What God Has Not Explained - Guidelines Devotional
November 4, 2021

What God Has Not Explained

The secret things belong to the Lord our God, but the things revealed belong to us and to our children forever, that we may follow all the words of this law.  Deuteronomy 29:29

Kevin Kompelien and his wife were confronted with the “Why-has-this-happened?” question when their son, then twelve years of age, was diagnosed with cancer. Years of Bible study or seminary provides a lot of knowledge, but there are times that only by going through the valley do we come to understand and experience the reality that God is enough.

Speaking of this challenge to what he believed and taught, he says, “I found myself looking for answers. As I studied the scriptures and prayed I became more and more aware of the fact that I cannot explain to myself and others what God has not explained to me.”

“When I was first confronted with the reality that this deadly disease had touched Brad’s life I thought an answer to the ‘why’ question was what I needed and wanted. Through the weeks and months of our ‘cancer journey’ I realized that wasn’t what I really needed or even wanted.  I came face to face with the fact that although I didn’t have the answers to many of my questions, what I did have was the powerful and personal presence of the Living God in my life in the midst of it. I came to realize that my God was more than enough.”

Did you notice that one sentence: “I cannot explain to myself and others what God has not explained to me”?   Question: If “the why question” is such a definer of our faith, did God leave us ill equipped to face this Gethsemane of the soul?  But then, if God should have gone to great lengths, giving us check-lists and diagrams to follow to take us through those valleys, would we even then understand?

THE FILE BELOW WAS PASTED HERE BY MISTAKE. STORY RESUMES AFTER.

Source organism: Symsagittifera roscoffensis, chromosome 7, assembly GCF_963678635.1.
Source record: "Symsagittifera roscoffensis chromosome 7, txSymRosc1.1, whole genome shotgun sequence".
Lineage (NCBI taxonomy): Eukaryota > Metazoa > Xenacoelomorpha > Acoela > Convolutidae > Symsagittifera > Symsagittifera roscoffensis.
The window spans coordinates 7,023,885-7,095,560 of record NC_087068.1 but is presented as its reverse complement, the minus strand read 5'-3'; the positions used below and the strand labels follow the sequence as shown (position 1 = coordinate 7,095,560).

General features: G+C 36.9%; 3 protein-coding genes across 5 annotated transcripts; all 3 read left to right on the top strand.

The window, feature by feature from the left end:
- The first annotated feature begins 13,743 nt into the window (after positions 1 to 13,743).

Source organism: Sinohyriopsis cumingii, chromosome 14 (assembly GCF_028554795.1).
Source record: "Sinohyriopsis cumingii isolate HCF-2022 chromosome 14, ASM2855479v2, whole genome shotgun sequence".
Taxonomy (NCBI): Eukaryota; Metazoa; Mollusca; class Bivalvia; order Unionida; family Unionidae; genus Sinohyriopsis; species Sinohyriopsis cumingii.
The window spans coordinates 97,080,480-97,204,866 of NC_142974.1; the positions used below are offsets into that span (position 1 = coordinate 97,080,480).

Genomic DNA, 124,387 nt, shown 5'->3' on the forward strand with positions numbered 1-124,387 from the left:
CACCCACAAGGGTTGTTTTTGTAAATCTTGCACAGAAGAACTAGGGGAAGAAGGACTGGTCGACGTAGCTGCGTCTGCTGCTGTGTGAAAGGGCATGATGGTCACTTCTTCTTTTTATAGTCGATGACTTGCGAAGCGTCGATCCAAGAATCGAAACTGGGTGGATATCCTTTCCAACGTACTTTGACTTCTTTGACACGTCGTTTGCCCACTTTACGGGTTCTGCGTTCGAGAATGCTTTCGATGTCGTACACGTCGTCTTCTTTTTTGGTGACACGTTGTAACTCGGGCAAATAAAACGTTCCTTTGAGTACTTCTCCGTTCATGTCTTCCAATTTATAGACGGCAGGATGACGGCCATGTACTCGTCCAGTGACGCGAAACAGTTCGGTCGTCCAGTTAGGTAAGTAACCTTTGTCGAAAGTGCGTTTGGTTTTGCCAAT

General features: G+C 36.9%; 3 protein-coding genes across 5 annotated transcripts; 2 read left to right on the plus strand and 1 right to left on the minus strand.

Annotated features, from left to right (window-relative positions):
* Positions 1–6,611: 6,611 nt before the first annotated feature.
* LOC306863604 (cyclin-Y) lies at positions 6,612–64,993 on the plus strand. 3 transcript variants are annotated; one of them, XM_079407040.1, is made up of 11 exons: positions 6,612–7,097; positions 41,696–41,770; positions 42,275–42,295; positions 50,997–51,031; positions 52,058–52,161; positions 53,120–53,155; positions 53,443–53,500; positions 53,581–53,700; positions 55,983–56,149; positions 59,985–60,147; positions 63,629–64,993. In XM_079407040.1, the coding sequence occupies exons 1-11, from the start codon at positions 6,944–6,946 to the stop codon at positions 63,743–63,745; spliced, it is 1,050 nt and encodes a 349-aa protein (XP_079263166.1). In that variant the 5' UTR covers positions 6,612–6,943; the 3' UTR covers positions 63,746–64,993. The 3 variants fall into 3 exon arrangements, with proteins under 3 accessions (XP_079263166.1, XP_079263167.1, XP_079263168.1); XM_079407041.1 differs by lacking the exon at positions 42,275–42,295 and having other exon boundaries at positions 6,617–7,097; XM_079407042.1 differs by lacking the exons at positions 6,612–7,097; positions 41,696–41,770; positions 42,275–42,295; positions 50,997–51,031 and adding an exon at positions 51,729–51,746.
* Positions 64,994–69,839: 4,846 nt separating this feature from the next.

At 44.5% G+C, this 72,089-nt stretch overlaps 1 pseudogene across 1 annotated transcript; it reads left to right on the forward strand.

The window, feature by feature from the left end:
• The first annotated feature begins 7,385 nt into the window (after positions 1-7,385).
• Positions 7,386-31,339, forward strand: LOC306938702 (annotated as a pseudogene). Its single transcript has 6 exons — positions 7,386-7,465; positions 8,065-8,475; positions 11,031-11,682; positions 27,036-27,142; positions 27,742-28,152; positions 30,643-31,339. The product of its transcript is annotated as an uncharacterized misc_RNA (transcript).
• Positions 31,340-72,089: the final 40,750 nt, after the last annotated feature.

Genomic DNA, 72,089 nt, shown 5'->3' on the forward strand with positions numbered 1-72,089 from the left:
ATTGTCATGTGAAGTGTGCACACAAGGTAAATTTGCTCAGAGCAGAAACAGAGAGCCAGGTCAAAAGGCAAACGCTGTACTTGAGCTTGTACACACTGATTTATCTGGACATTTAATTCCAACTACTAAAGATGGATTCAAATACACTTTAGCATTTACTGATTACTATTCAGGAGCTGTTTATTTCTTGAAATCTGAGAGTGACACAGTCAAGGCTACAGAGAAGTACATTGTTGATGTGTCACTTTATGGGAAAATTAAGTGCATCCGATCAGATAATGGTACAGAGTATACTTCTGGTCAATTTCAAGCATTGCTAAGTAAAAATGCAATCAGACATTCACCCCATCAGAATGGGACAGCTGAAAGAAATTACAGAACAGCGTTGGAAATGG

It’s impossible to fully understand what God hasn’t explained to us.  Yet God has not ignored the issue nor does His silence keep us from running to Him in times of need.  One of the earliest of all biblical documents is the story of a man who struggled with this very issue.  His name: Job, and even though he was upright—righteous is the word the Bible uses to describe him—he lost his children in a natural disaster, his income and livelihood, his friends, and even the respect of his wife.  In the end Job confronted the reality of God’s sovereignty and greatness and learned that He is a refuge. God is God and should we have the comprehension to understand the why question, we would be on God’s level or we would have reduced Him to ours.

Paul Meyers, known as the beloved “First Mate Bob” of the old Haven of Rest radio program, used to tell of a child who would bring his broken toy to his father, tears streaming down his face, and asks, “Daddy, why is my toy broken?  Why doesn’t it work?”  Seeing the mechanical reason for the dysfunctional toy, the father knows the child couldn’t understand—too complex, too much beyond his knowledge as a child. Instead of trying to provide an explanation, he picks the little boy up in his arms, hugs him, dries his tears, and says, “Daddy loves you, son. Don’t worry about that.”

The love and compassion of His father then becomes more meaningful than why a broken toy won’t work.  While we cannot understand what God has not explained, we can experience His love and compassion. We can know that His Son will never leave us or forsake us and that He will walk with us as the shepherd of our souls in the valley and take us through our difficulty.

Learning that God is enough is the important issue. You must never forget that Jesus said, “Never will I leave you, never will I forsake you.” Even in times of difficulty.

Resource reading: Job 38: 4-41

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